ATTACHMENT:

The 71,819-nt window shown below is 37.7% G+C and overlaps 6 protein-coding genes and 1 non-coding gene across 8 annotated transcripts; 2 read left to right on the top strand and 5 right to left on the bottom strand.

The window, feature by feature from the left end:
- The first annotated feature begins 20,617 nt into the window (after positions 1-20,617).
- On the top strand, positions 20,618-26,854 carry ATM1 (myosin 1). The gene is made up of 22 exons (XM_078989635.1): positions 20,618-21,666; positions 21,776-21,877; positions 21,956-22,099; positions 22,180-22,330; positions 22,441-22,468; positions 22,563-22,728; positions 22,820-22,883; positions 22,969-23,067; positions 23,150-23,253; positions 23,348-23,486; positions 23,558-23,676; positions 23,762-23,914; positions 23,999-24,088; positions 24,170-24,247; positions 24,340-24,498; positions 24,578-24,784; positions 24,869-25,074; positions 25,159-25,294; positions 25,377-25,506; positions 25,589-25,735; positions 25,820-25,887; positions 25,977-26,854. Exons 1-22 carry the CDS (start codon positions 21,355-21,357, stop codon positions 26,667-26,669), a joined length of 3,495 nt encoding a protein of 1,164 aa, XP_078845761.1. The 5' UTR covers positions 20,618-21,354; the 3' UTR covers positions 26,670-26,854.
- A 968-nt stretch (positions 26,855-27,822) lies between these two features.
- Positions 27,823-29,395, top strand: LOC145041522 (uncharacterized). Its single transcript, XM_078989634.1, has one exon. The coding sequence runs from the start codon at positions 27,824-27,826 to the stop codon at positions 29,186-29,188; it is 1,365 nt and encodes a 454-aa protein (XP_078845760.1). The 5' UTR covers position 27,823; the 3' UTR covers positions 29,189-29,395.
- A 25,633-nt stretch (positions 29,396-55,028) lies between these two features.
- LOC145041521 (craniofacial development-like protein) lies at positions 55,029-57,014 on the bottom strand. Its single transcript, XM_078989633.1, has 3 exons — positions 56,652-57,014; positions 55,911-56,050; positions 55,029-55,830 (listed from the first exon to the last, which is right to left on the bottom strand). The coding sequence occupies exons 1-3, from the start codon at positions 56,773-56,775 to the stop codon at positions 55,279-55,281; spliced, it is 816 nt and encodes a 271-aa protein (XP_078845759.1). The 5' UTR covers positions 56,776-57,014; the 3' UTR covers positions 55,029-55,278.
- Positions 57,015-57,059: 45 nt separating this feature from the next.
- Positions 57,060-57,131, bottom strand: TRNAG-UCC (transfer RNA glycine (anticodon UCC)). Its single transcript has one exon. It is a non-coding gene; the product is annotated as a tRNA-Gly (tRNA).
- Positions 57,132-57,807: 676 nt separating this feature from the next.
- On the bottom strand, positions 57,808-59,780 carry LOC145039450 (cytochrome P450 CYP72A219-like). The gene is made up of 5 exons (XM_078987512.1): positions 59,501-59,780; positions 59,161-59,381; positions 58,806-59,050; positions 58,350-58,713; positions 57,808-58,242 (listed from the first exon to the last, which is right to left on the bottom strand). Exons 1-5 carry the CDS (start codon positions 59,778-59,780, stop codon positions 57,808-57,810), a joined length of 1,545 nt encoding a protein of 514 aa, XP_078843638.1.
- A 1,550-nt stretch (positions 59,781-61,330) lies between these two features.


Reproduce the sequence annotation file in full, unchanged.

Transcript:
The 71,819-nt window shown below is 37.7% G+C and overlaps 6 protein-coding genes and 1 non-coding gene across 8 annotated transcripts; 2 read left to right on the top strand and 5 right to left on the bottom strand.

The window, feature by feature from the left end:
- The first annotated feature begins 20,617 nt into the window (after positions 1-20,617).
- On the top strand, positions 20,618-26,854 carry ATM1 (myosin 1). The gene is made up of 22 exons (XM_078989635.1): positions 20,618-21,666; positions 21,776-21,877; positions 21,956-22,099; positions 22,180-22,330; positions 22,441-22,468; positions 22,563-22,728; positions 22,820-22,883; positions 22,969-23,067; positions 23,150-23,253; positions 23,348-23,486; positions 23,558-23,676; positions 23,762-23,914; positions 23,999-24,088; positions 24,170-24,247; positions 24,340-24,498; positions 24,578-24,784; positions 24,869-25,074; positions 25,159-25,294; positions 25,377-25,506; positions 25,589-25,735; positions 25,820-25,887; positions 25,977-26,854. Exons 1-22 carry the CDS (start codon positions 21,355-21,357, stop codon positions 26,667-26,669), a joined length of 3,495 nt encoding a protein of 1,164 aa, XP_078845761.1. The 5' UTR covers positions 20,618-21,354; the 3' UTR covers positions 26,670-26,854.
- A 968-nt stretch (positions 26,855-27,822) lies between these two features.
- Positions 27,823-29,395, top strand: LOC145041522 (uncharacterized). Its single transcript, XM_078989634.1, has one exon. The coding sequence runs from the start codon at positions 27,824-27,826 to the stop codon at positions 29,186-29,188; it is 1,365 nt and encodes a 454-aa protein (XP_078845760.1). The 5' UTR covers position 27,823; the 3' UTR covers positions 29,189-29,395.
- A 25,633-nt stretch (positions 29,396-55,028) lies between these two features.
- LOC145041521 (craniofacial development-like protein) lies at positions 55,029-57,014 on the bottom strand. Its single transcript, XM_078989633.1, has 3 exons — positions 56,652-57,014; positions 55,911-56,050; positions 55,029-55,830 (listed from the first exon to the last, which is right to left on the bottom strand). The coding sequence occupies exons 1-3, from the start codon at positions 56,773-56,775 to the stop codon at positions 55,279-55,281; spliced, it is 816 nt and encodes a 271-aa protein (XP_078845759.1). The 5' UTR covers positions 56,776-57,014; the 3' UTR covers positions 55,029-55,278.
- Positions 57,015-57,059: 45 nt separating this feature from the next.
- Positions 57,060-57,131, bottom strand: TRNAG-UCC (transfer RNA glycine (anticodon UCC)). Its single transcript has one exon. It is a non-coding gene; the product is annotated as a tRNA-Gly (tRNA).
- Positions 57,132-57,807: 676 nt separating this feature from the next.
- On the bottom strand, positions 57,808-59,780 carry LOC145039450 (cytochrome P450 CYP72A219-like). The gene is made up of 5 exons (XM_078987512.1): positions 59,501-59,780; positions 59,161-59,381; positions 58,806-59,050; positions 58,350-58,713; positions 57,808-58,242 (listed from the first exon to the last, which is right to left on the bottom strand). Exons 1-5 carry the CDS (start codon positions 59,778-59,780, stop codon positions 57,808-57,810), a joined length of 1,545 nt encoding a protein of 514 aa, XP_078843638.1.
- A 1,550-nt stretch (positions 59,781-61,330) lies between these two features.